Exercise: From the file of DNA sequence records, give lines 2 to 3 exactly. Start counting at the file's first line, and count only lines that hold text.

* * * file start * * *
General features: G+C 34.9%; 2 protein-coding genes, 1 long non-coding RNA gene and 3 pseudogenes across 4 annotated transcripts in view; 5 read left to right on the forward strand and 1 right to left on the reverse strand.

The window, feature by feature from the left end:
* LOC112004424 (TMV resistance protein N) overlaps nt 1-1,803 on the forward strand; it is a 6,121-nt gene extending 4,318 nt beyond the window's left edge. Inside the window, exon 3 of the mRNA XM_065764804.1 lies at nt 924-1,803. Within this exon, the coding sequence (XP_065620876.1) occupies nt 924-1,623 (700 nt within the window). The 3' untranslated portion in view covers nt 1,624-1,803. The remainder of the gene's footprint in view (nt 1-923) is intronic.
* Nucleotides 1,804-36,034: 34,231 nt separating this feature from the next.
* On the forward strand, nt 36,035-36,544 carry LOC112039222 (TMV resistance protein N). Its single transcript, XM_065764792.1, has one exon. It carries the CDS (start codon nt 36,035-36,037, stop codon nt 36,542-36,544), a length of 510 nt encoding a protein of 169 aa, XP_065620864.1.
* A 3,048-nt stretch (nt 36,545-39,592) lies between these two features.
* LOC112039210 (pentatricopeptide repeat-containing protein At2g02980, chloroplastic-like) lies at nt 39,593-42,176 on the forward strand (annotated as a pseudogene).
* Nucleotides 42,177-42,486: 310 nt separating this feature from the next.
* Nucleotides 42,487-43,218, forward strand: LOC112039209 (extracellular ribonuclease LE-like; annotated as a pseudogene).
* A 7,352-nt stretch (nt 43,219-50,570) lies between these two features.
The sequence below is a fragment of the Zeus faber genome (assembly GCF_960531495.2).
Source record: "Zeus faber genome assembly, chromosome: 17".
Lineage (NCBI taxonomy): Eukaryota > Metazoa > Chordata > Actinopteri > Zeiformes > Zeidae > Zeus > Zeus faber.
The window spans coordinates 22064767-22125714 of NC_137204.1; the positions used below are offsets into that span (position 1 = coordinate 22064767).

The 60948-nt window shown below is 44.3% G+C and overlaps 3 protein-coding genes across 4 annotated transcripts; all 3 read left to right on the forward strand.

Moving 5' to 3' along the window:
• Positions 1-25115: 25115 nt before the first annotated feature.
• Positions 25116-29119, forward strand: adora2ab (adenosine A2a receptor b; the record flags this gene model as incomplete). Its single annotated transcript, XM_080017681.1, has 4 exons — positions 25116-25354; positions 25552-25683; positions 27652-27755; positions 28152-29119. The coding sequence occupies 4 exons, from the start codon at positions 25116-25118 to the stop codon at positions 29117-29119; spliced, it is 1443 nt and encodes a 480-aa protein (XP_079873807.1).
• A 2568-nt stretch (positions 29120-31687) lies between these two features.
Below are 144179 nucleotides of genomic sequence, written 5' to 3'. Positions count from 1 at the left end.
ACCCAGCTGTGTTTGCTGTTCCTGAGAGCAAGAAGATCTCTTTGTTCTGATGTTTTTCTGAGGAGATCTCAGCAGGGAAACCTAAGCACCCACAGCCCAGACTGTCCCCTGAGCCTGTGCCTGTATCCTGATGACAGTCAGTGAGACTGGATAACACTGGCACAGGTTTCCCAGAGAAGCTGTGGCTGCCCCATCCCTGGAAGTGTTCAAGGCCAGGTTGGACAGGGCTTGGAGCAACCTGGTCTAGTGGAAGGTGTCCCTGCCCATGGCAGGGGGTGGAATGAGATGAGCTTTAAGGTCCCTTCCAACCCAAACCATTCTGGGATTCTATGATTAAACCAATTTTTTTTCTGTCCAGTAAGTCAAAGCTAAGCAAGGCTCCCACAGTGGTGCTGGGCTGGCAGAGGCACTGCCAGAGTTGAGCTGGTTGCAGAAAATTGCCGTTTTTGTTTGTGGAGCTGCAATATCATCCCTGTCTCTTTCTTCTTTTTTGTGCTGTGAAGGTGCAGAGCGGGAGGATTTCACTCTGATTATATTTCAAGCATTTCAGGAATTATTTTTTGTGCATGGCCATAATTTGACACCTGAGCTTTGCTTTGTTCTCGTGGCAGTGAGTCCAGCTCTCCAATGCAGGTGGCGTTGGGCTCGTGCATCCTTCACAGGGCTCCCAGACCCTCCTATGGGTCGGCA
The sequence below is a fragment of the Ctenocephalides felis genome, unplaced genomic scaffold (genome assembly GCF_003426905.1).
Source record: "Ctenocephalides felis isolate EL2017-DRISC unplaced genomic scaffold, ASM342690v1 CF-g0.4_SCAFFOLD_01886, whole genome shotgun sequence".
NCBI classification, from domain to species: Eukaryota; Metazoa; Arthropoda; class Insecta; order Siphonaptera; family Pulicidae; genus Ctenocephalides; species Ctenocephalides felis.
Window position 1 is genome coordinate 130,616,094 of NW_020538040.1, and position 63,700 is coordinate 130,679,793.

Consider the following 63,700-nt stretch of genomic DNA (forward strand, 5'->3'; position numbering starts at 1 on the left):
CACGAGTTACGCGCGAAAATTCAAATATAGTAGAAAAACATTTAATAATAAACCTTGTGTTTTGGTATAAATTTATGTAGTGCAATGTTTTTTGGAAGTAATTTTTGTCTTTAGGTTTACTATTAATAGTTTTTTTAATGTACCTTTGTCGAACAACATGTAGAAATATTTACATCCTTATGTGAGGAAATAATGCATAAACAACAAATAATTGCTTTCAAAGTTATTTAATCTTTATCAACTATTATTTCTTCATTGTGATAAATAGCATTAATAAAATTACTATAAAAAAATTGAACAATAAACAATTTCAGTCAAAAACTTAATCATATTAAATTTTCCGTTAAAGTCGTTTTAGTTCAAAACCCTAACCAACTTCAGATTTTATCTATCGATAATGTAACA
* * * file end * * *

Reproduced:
The window, feature by feature from the left end:
* LOC112004424 (TMV resistance protein N) overlaps nt 1-1,803 on the forward strand; it is a 6,121-nt gene extending 4,318 nt beyond the window's left edge. Inside the window, exon 3 of the mRNA XM_065764804.1 lies at nt 924-1,803. Within this exon, the coding sequence (XP_065620876.1) occupies nt 924-1,623 (700 nt within the window). The 3' untranslated portion in view covers nt 1,624-1,803. The remainder of the gene's footprint in view (nt 1-923) is intronic.